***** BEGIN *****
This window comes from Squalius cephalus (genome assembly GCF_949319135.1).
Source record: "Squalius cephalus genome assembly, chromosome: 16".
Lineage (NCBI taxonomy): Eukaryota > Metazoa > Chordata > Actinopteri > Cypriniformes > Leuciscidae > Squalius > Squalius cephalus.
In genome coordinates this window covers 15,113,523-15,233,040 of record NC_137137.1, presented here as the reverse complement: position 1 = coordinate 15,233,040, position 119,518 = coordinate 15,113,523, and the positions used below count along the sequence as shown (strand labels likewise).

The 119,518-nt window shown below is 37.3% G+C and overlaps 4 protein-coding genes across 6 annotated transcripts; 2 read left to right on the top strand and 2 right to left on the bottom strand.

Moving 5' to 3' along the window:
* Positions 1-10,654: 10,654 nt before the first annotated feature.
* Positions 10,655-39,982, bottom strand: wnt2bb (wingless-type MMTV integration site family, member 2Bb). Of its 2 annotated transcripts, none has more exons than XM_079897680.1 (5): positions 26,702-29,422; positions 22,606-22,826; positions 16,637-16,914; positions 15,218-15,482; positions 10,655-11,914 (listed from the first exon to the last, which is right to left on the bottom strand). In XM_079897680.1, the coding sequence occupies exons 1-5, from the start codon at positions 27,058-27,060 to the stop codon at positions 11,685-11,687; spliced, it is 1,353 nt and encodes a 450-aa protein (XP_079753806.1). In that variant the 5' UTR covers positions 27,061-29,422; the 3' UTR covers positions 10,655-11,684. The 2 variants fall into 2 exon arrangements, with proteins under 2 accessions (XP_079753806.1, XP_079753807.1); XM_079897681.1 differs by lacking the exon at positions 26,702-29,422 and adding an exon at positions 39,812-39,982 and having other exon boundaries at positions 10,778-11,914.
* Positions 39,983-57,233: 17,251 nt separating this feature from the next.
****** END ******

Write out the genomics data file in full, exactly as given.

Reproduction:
This window comes from Squalius cephalus (genome assembly GCF_949319135.1).
Source record: "Squalius cephalus genome assembly, chromosome: 16".
Lineage (NCBI taxonomy): Eukaryota > Metazoa > Chordata > Actinopteri > Cypriniformes > Leuciscidae > Squalius > Squalius cephalus.
In genome coordinates this window covers 15,113,523-15,233,040 of record NC_137137.1, presented here as the reverse complement: position 1 = coordinate 15,233,040, position 119,518 = coordinate 15,113,523, and the positions used below count along the sequence as shown (strand labels likewise).

The 119,518-nt window shown below is 37.3% G+C and overlaps 4 protein-coding genes across 6 annotated transcripts; 2 read left to right on the top strand and 2 right to left on the bottom strand.

Moving 5' to 3' along the window:
* Positions 1-10,654: 10,654 nt before the first annotated feature.
* Positions 10,655-39,982, bottom strand: wnt2bb (wingless-type MMTV integration site family, member 2Bb). Of its 2 annotated transcripts, none has more exons than XM_079897680.1 (5): positions 26,702-29,422; positions 22,606-22,826; positions 16,637-16,914; positions 15,218-15,482; positions 10,655-11,914 (listed from the first exon to the last, which is right to left on the bottom strand). In XM_079897680.1, the coding sequence occupies exons 1-5, from the start codon at positions 27,058-27,060 to the stop codon at positions 11,685-11,687; spliced, it is 1,353 nt and encodes a 450-aa protein (XP_079753806.1). In that variant the 5' UTR covers positions 27,061-29,422; the 3' UTR covers positions 10,655-11,684. The 2 variants fall into 2 exon arrangements, with proteins under 2 accessions (XP_079753806.1, XP_079753807.1); XM_079897681.1 differs by lacking the exon at positions 26,702-29,422 and adding an exon at positions 39,812-39,982 and having other exon boundaries at positions 10,778-11,914.
* Positions 39,983-57,233: 17,251 nt separating this feature from the next.